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    • By NASA
      Boeing’s Starliner spacecraft, with NASA astronauts Butch Wilmore and Suni Williams aboard, approaches the International Space Station for an autonomous docking as it orbited 257 miles above the South Pacific Ocean. Leadership from NASA and Boeing will participate in a media briefing at 12:30 p.m. EDT Wednesday, July 10, to discuss the agency’s Crew Flight Test at the International Space Station.
      Audio of the media teleconference will stream live on the agency’s website:
      https://www.nasa.gov/nasatv
      Participants include:
      Steve Stich, manager, NASA’s Commercial Crew Program Mark Nappi, vice president and program manager, Commercial Crew Program, Boeing Media interested in participating must contact the newsroom at NASA’s Kennedy Space Center in Florida no later than one hour prior to the start of the call at ksc-newsroom@mail.nasa.gov. A copy of NASA’s media accreditation policy is online.
      NASA and Boeing continue to evaluate Starliner’s propulsion system performance and five small helium leaks in the spacecraft’s service module, gathering as much data as possible while docked to the International Space Station. Once all the necessary ground testing and associated data analysis is complete, leaders from NASA and Boeing will conduct an agency-level review before returning from the orbiting complex.
      As part of NASA’s Commercial Crew Program, NASA astronauts Butch Wilmore and Suni Williams lifted off on June 5, on a United Launch Alliance Atlas V rocket from Space Launch Complex-41 at Cape Canaveral Space Force Station in Florida on an end-to-end test of the Starliner system. The crew docked to the forward-facing port of the station’s Harmony module on June 6.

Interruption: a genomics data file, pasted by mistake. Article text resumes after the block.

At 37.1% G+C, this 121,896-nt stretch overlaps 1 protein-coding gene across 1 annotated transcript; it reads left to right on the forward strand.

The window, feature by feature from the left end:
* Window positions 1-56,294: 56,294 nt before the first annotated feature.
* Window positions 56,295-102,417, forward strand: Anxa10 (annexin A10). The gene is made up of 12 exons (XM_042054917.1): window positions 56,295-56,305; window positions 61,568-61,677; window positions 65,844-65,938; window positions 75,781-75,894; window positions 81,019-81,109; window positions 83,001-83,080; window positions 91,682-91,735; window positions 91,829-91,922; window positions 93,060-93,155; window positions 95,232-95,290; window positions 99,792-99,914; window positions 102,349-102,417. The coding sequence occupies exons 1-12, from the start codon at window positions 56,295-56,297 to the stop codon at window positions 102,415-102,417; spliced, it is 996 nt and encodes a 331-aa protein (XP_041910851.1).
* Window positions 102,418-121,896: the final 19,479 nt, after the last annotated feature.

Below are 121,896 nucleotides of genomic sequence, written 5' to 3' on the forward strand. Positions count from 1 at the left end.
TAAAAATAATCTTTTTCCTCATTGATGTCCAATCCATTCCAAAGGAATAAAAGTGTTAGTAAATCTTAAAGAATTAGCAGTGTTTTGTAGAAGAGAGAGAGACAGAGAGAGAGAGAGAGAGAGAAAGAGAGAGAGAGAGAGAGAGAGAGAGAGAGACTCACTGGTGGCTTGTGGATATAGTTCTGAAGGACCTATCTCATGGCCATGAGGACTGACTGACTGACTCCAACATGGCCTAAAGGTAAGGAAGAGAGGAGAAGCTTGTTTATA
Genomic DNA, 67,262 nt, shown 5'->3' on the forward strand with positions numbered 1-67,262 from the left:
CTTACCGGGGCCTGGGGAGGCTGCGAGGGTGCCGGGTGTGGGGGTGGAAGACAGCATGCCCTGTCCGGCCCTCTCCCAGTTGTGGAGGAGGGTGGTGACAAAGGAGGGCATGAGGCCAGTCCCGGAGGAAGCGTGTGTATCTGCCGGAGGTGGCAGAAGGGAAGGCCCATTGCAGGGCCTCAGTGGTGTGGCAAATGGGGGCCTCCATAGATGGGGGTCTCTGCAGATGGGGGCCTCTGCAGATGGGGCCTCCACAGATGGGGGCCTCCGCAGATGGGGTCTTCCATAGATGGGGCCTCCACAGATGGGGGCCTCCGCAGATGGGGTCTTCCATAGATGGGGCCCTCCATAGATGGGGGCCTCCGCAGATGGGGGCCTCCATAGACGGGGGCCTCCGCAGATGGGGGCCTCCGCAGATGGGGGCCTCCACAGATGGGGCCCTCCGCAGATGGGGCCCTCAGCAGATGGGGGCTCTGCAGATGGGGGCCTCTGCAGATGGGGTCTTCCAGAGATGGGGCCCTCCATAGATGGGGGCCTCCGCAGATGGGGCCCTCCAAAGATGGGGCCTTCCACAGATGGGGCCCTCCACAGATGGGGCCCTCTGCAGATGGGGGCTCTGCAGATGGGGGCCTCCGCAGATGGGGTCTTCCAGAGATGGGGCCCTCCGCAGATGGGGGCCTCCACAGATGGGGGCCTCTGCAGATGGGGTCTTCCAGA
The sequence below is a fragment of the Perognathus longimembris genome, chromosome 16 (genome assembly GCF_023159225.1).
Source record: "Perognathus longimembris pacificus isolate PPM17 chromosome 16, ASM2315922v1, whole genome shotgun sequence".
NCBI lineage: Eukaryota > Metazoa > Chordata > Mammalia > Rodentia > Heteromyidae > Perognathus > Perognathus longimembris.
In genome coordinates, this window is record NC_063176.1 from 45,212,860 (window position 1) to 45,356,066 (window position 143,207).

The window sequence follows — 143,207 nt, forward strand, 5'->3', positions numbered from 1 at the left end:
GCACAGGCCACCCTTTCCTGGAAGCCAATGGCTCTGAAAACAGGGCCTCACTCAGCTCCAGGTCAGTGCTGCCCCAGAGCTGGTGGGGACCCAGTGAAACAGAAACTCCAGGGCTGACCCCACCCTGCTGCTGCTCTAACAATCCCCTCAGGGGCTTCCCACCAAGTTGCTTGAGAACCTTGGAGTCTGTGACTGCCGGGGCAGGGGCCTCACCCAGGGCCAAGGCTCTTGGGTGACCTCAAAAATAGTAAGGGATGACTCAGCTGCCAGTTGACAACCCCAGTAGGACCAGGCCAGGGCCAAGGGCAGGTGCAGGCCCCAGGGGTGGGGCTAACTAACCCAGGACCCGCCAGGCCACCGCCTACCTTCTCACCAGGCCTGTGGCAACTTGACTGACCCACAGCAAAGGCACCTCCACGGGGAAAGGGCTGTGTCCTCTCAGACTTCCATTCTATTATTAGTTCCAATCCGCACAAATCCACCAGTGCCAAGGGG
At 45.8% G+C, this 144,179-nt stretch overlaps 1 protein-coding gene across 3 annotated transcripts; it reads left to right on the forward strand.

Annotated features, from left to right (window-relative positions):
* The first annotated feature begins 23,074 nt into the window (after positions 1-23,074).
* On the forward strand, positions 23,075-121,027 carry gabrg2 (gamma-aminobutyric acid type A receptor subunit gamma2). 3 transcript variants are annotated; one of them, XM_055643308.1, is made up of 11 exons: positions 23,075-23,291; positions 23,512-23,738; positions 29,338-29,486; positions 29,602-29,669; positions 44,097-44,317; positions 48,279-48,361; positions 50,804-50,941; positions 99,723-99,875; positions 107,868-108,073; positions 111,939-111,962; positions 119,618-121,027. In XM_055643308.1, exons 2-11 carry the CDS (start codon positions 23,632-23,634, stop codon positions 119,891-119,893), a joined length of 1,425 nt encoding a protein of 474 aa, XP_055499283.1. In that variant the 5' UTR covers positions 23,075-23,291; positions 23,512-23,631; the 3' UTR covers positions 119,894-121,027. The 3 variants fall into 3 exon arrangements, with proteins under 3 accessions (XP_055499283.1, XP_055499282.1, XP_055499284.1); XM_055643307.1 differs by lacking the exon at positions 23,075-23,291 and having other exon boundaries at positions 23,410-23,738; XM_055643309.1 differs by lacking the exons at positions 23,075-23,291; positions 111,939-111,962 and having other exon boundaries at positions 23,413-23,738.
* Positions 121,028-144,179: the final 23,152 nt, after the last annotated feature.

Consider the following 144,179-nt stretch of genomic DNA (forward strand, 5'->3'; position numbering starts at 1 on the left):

Since their arrival on June 6, Wilmore and Williams have completed half of all hands-on research time conducted aboard the space station, allowing their crewmates to prepare for the departure of Northrop Grumman’s Cygnus spacecraft. NASA also will hold an Earth to space news conference at 11 a.m., Wednesday, July 10, with the Crew Flight Test astronauts to discuss the mission.
      NASA’s Commercial Crew Program is delivering on its goal of safe, reliable, and cost-effective transportation to and from the International Space Station from the United States through a partnership with American private industry. This partnership is opening access to low-Earth orbit and the International Space Station to more people, science, and commercial opportunities. The space station remains the springboard to NASA’s next great leap in space exploration, including future missions to the Moon under Artemis, and ultimately, to Mars.
      For NASA’s blog and more information about the mission, visit:
      https://www.nasa.gov/commercialcrew
      -end-
      Josh Finch / Jimi Russell
      Headquarters, Washington
      202-358-1100
      joshua.a.finch@nasa.gov / james.j.russell@nasa.gov
      Steve Siceloff / Danielle Sempsrott / Stephanie Plucinsky
      Kennedy Space Center, Florida
      321-867-2468
      steven.p.siceloff@nasa.gov / danielle.c.sempsrott@nasa.gov / stephanie.n.plucinsky@nasa.gov
      Leah Cheshier / Sandra Jones
      Johnson Space Center, Houston
      281-483-5111
      leah.d.cheshier@nasa.gov / sandra.p.jones@nasa.gov
      View the full article
    • By SpaceX